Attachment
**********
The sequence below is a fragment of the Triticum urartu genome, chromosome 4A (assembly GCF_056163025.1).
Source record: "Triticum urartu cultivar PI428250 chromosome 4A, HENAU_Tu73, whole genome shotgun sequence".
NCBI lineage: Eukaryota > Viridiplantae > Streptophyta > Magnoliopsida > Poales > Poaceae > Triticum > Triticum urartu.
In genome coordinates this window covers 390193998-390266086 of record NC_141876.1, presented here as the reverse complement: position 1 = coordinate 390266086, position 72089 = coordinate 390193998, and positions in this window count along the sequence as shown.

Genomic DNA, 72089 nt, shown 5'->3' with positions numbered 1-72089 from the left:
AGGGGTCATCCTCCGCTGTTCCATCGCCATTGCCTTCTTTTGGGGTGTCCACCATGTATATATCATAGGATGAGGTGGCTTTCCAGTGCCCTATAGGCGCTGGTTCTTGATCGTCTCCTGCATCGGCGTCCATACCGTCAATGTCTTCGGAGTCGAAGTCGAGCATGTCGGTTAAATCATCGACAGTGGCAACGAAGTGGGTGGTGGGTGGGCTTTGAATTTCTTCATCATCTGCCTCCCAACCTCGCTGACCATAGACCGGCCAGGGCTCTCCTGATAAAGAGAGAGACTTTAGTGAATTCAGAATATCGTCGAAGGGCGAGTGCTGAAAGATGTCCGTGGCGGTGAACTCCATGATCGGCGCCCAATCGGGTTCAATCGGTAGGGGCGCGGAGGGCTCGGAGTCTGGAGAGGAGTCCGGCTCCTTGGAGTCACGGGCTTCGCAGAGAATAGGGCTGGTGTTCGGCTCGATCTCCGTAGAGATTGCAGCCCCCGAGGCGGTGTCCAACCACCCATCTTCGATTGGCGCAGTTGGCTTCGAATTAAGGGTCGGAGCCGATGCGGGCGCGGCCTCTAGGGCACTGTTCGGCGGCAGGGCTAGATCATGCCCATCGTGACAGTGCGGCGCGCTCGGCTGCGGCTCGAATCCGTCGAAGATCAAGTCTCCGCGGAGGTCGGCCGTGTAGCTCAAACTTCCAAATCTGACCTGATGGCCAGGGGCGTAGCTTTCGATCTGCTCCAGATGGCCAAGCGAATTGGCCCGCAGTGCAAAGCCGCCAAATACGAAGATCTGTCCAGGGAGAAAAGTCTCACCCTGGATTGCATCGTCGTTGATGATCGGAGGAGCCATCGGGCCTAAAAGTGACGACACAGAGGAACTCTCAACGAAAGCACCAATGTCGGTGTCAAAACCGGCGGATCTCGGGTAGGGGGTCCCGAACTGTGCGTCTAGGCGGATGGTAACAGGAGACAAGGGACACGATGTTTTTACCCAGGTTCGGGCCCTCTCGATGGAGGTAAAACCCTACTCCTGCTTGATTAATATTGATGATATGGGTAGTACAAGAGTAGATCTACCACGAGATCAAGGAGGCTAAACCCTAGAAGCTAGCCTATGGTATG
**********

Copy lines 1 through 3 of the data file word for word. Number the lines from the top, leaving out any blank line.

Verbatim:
The sequence below is a fragment of the Triticum urartu genome, chromosome 4A (assembly GCF_056163025.1).
Source record: "Triticum urartu cultivar PI428250 chromosome 4A, HENAU_Tu73, whole genome shotgun sequence".
NCBI lineage: Eukaryota > Viridiplantae > Streptophyta > Magnoliopsida > Poales > Poaceae > Triticum > Triticum urartu.